Written by Erik Burnham
Art by Dan Schoening, Luis Antonio Delgado, Neil Uyetake
Published by IDW Publishing
Release Date: June 17, 2015

Ghostbusters Get Real #1 is another entry into the line of mini-series featuring IDW’s Ghostbusters crossing over with nostalgic icons of Saturday Mornings. This time around instead of meeting Heroes in a half-shell, the Ghostbusters team up with the Real Ghostbusters from the 1986 series of the same name. Fans of the franchise know that the line-ups are vastly different from one and another. IDW’s Ghostbusters is aimed at older audiences focusing on movie characterization. Real Ghostbusters was a Saturday morning cartoon version of the movie and with that goes all the trappings: More focus on younger kids and toys.  They are similar but not the same.

The plot of the event is that a big bad god named Proteus has it out for the Real Ghostbusters and in an effort to trap them accidentally sends them to the IDW universe where things are more realistic (Ironic how the Real Ghostbusters is more of a cartoony world and IDW is the realistic version.) The IDW Ghostbusters, now used to these multiversal events, has a contingency plan in place to help return the Real Ghostbusters back to their world. The question is will Proteus let them?

Erik Burnham, the writer of the TMNT/Ghostbusters crossover amongst other Ghostbuster titles, returns to have this Crisis on Two Worlds event. He dresses up the story initially as an episode of Real Ghostbusters and it plays off like a Saturday morning cartoon perfectly. The dialog, plots, and characterization are straight out of the cartoon.

The plot and pacing implies the mini-series is written as one long story and not too much is focused on a single issue telling its own story. The decompression allowed for character moments to shine, though. Burnham knows how to write Ray and the rest of the cast. They all get their moments and help make the comic a better cold read to the average person.

The world differences are amplified by the art team of Dan Schoening and Luis Antonio Delgado. Together they bring a stark contrast between the worlds to help the reader visualize the distinct differences. The coloring of the pages and even characters reflect their worlds. The Real Ghostbusters universe is colored with vibrant tones that pop off the page and resemble the world of a cartoon. Delgado even included a filter to the page that makes it resemble a television set. Small touches like that help set the tone of the story. This is in contrast to the IDW universe where the backgrounds are more realistically colored and toned.  Flipping through the book you can see the differences. Combined with Delgado’s choice to color the Real Ghostbusters in their native palate the coloring on Ghostbusters Get Real is a major player and not an afterthought.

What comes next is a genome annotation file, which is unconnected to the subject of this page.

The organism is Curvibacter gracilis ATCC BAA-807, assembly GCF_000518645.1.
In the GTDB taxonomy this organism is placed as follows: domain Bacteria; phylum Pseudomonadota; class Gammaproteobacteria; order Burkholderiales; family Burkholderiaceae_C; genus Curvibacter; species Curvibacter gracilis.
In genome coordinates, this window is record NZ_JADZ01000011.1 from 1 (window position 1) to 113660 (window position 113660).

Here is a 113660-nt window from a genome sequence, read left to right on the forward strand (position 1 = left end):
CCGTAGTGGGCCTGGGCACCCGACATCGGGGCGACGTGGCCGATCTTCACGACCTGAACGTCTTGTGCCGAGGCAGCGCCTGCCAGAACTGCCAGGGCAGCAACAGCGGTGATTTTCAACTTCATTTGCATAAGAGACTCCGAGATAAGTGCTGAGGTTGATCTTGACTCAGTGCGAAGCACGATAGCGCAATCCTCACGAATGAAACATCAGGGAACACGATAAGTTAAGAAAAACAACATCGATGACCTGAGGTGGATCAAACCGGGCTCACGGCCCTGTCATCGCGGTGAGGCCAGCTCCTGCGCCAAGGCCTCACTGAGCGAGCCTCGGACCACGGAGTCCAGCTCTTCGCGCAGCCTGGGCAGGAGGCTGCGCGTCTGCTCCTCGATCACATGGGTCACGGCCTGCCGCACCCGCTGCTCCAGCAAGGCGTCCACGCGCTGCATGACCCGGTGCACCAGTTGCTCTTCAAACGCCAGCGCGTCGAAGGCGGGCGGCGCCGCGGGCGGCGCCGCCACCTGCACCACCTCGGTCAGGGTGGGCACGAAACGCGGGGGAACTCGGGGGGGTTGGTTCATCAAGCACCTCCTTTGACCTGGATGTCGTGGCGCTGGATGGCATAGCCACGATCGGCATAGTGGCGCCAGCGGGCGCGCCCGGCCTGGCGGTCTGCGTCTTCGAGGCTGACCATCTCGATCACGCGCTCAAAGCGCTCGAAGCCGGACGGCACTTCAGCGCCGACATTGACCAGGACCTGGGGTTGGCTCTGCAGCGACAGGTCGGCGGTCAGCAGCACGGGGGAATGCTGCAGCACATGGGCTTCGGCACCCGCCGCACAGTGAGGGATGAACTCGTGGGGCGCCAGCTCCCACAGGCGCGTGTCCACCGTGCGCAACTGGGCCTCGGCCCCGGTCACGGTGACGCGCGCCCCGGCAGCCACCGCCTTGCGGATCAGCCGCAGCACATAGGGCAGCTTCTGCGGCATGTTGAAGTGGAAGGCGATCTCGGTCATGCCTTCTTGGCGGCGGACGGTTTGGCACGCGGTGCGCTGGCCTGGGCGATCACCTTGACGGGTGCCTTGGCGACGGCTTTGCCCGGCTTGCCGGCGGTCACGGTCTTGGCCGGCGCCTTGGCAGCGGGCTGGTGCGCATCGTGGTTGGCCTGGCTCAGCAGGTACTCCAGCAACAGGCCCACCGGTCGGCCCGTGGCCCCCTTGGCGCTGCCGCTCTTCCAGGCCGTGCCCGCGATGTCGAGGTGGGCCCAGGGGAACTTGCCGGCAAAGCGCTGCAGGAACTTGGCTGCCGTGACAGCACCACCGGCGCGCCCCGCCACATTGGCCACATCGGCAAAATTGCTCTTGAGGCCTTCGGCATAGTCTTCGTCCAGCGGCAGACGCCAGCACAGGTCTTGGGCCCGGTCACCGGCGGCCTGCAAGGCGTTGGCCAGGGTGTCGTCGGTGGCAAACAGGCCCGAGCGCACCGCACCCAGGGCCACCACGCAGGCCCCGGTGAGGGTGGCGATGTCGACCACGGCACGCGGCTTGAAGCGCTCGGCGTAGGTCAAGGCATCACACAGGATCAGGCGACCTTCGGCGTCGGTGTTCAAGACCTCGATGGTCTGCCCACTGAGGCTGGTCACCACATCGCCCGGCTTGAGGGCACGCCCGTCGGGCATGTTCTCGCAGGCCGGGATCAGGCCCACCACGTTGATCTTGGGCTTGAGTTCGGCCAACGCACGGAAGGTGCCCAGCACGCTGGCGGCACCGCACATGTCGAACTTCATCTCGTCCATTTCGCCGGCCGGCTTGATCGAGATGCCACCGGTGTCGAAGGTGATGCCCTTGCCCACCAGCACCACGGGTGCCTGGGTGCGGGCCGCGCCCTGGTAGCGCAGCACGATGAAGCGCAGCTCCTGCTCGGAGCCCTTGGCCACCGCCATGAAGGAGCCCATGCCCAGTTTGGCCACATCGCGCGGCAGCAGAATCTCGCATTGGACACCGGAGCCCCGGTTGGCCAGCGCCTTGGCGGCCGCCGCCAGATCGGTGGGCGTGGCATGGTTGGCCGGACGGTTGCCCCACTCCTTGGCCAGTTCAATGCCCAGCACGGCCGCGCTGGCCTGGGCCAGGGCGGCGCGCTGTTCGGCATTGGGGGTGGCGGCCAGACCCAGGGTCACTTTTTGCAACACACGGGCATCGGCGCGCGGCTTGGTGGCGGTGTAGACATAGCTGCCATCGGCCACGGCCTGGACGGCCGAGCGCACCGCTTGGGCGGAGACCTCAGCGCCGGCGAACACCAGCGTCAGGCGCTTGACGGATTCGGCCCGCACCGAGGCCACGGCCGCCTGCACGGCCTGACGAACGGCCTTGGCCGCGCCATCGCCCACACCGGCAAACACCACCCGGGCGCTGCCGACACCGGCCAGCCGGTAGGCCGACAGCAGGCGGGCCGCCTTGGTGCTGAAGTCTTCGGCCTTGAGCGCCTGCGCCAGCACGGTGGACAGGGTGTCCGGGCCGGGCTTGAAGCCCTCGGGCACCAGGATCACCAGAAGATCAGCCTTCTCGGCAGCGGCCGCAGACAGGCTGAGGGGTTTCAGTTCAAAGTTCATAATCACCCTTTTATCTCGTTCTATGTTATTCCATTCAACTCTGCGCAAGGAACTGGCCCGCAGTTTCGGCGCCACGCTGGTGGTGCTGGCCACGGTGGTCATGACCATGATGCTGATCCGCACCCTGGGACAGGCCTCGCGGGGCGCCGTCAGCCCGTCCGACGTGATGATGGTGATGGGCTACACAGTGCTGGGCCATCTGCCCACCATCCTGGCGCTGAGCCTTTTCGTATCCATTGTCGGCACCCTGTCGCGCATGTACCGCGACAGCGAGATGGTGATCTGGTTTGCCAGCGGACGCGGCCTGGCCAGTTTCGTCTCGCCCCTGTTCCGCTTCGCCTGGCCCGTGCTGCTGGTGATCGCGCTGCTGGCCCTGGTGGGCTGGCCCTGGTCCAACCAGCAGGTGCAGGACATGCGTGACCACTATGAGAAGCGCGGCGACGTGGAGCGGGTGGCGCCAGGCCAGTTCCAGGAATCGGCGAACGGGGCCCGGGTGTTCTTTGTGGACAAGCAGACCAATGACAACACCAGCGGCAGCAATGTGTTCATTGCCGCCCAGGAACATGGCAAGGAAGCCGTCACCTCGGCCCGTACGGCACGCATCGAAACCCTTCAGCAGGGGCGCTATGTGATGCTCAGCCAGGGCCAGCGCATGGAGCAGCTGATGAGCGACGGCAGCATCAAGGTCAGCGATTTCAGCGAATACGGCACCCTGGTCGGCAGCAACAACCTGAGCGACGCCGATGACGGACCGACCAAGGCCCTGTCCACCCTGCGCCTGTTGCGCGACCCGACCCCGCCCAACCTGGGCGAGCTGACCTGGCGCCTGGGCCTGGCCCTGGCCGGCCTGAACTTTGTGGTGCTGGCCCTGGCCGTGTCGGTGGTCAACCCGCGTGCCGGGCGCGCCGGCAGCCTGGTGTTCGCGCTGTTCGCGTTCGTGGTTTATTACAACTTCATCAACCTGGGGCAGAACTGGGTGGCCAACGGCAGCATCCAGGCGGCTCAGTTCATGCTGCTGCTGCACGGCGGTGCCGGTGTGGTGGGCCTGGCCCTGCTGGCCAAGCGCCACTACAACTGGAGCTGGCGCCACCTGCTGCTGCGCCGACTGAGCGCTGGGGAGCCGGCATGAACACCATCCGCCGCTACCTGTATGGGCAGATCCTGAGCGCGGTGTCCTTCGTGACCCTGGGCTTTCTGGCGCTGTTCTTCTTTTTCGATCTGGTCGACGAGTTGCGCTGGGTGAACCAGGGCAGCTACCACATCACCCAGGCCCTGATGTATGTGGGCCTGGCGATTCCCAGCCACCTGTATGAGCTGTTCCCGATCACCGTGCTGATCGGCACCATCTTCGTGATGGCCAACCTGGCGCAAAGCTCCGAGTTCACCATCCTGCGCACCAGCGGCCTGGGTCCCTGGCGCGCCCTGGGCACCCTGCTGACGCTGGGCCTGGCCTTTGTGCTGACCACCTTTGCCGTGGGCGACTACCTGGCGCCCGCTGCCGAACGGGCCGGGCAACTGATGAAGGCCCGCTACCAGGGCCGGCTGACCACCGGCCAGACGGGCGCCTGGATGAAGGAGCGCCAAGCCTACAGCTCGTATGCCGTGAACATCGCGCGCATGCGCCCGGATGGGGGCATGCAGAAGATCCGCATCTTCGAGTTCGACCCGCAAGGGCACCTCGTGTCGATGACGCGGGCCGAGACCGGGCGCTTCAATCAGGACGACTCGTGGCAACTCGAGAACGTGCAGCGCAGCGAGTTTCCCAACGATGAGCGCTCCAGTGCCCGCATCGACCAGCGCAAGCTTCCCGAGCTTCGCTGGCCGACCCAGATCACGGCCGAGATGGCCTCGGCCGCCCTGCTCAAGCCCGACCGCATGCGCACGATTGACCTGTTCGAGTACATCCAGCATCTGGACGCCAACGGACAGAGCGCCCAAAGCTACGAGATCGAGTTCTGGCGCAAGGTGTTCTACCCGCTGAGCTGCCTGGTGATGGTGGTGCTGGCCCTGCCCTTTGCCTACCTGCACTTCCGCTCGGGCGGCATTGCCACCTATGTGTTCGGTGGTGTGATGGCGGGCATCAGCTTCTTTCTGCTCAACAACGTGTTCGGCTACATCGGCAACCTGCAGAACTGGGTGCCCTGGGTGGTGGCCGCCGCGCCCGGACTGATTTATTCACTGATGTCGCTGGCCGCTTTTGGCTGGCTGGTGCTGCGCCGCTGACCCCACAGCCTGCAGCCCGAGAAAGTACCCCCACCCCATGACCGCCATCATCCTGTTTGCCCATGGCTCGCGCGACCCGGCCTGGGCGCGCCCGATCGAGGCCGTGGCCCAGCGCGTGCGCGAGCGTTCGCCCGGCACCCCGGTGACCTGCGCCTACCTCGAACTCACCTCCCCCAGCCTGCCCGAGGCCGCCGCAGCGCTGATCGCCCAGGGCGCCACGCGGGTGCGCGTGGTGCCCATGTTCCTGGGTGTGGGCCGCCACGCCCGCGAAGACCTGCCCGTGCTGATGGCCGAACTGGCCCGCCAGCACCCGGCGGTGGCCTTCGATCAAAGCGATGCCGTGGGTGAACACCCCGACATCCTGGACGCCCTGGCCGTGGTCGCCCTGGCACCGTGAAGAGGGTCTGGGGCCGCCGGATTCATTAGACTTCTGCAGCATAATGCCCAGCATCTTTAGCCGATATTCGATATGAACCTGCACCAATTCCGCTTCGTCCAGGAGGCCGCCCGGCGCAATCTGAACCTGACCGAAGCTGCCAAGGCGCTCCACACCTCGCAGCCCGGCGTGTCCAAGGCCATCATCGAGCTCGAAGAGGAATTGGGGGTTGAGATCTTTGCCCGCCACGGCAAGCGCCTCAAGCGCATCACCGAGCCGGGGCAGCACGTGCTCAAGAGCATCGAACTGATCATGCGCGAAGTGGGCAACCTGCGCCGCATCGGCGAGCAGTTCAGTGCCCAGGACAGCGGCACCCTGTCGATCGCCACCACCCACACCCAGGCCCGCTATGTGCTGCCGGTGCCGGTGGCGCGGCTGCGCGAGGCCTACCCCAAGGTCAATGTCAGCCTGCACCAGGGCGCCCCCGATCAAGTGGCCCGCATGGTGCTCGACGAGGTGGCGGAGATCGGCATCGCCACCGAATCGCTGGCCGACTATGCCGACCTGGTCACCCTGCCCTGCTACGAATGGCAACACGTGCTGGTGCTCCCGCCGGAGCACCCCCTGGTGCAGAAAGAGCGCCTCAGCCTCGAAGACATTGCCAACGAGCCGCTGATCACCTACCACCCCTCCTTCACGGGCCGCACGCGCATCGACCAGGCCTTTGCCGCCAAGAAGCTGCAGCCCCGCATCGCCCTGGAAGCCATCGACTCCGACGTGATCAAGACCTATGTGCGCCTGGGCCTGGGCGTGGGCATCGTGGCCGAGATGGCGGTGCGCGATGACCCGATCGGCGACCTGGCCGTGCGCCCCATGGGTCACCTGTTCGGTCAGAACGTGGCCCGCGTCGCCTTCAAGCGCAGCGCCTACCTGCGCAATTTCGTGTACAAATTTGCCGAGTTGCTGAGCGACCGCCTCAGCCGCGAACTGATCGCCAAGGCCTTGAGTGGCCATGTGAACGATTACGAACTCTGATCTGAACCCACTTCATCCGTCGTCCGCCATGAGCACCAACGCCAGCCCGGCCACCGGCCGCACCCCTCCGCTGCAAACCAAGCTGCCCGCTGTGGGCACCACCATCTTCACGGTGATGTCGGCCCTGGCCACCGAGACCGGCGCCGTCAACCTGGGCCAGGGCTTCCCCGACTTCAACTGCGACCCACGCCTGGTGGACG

Schoening takes on the difficult task of drawing different character models and styles to match the universes. His unique take on Ghostbusters help stand out against the on-model designs of Real Ghostbusters. Both models look animated but in stark contrast of one another. It makes the characters look like they are from another world and not just a palate swap.

The action of the comic is crisp and easy to follow. The pages are well composed and complement the pacing of the story.  The overuse of panel breaks (when a portion of a panel overlaps the adjacent panel) is problematic. Panel breaks are usually reserved for big exciting moments. Essentially the action is so intense or massive that you have to jump off the panel itself. Not usually for a part of the hair or arm of a character talking. It doesn’t serve much purpose and weakens the impact of the breaking of the panel. Will say it helps move the story faster but the benefits are not significant.

Overall, Ghostbusters Get Real #1 is a fun trip down memory lane for fans of the cartoon. The story seems to be a fun one full of adventure. The art is tremendous at setting the stage. The writing is funny and character driven. There are flaws but they aren’t something that ruins the overall reading experience.

The Verdict: 8.0/10


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